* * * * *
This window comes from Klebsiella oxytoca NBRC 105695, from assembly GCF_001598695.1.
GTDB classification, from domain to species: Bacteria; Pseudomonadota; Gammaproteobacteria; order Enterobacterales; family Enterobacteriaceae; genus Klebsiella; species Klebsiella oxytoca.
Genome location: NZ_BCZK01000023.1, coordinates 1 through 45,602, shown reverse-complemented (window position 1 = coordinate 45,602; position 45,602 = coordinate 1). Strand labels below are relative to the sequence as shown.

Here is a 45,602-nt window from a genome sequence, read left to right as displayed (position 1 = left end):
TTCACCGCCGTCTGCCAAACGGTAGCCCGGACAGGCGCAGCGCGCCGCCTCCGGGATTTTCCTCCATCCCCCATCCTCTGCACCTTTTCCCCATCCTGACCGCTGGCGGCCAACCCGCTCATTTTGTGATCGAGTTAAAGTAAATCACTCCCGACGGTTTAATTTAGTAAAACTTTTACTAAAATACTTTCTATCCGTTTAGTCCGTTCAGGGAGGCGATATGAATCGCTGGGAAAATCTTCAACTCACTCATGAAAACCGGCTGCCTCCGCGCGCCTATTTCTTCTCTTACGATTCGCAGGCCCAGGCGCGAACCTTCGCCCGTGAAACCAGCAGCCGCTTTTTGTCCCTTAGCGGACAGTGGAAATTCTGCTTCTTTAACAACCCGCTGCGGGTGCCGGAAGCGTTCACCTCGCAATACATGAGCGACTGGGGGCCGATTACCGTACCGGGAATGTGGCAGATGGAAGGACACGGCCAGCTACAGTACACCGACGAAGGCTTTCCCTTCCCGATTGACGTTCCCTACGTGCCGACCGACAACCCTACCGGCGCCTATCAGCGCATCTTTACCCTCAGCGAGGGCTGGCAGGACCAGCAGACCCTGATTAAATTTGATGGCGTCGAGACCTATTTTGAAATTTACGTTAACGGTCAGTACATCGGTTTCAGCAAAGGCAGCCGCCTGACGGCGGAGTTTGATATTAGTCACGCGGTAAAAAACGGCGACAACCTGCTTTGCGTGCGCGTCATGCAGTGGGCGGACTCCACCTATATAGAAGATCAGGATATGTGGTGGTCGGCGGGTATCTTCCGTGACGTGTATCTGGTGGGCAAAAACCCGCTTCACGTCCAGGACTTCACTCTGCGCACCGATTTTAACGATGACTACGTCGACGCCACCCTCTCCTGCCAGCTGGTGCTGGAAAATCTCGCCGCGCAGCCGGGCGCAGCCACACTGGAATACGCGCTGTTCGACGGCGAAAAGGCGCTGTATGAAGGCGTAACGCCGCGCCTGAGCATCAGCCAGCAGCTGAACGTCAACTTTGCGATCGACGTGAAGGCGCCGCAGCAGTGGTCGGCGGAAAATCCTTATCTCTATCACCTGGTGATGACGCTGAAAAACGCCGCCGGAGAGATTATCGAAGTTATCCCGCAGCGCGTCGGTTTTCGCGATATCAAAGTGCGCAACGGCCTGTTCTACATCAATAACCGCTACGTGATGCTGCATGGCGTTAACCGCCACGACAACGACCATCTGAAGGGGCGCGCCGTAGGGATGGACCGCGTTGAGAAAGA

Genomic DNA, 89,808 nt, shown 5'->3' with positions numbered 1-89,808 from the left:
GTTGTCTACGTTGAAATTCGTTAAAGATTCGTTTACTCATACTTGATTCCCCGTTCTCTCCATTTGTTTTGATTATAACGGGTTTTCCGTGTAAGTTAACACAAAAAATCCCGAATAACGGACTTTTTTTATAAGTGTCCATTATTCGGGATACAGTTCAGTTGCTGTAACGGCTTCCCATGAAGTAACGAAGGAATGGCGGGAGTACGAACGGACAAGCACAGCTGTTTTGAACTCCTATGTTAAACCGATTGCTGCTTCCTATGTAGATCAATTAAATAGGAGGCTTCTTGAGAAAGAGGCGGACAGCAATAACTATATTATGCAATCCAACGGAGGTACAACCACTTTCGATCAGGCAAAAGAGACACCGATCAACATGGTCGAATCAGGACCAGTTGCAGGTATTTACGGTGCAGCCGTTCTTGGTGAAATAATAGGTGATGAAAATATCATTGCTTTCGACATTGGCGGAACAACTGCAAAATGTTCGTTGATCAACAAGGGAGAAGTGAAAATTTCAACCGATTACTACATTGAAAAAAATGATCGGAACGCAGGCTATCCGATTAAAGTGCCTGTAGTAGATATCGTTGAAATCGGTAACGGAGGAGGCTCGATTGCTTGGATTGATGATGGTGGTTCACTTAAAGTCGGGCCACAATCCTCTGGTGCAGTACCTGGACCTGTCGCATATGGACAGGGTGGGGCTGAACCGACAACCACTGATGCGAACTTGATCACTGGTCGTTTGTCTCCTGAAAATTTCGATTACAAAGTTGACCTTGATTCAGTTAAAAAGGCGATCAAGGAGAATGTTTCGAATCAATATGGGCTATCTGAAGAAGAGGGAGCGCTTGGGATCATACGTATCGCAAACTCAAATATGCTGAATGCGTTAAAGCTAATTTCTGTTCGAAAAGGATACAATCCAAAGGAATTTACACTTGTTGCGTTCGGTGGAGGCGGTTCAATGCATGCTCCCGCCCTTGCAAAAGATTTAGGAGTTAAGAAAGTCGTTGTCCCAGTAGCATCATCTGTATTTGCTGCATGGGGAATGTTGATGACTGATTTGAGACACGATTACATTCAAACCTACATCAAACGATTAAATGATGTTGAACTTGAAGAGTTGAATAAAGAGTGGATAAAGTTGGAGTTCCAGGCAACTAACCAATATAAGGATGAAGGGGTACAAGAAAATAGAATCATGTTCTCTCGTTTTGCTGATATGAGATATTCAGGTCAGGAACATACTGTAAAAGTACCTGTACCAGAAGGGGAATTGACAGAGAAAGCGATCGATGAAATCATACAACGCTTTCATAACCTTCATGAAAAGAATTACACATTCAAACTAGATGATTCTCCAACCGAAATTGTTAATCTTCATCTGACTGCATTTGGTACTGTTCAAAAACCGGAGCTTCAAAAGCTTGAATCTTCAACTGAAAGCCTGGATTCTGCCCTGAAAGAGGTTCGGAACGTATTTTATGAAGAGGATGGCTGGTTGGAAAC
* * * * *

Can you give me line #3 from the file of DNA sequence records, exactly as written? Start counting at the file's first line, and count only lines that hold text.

Genome location: NZ_BCZK01000023.1, coordinates 1 through 45,602, shown reverse-complemented (window position 1 = coordinate 45,602; position 45,602 = coordinate 1). Strand labels below are relative to the sequence as shown.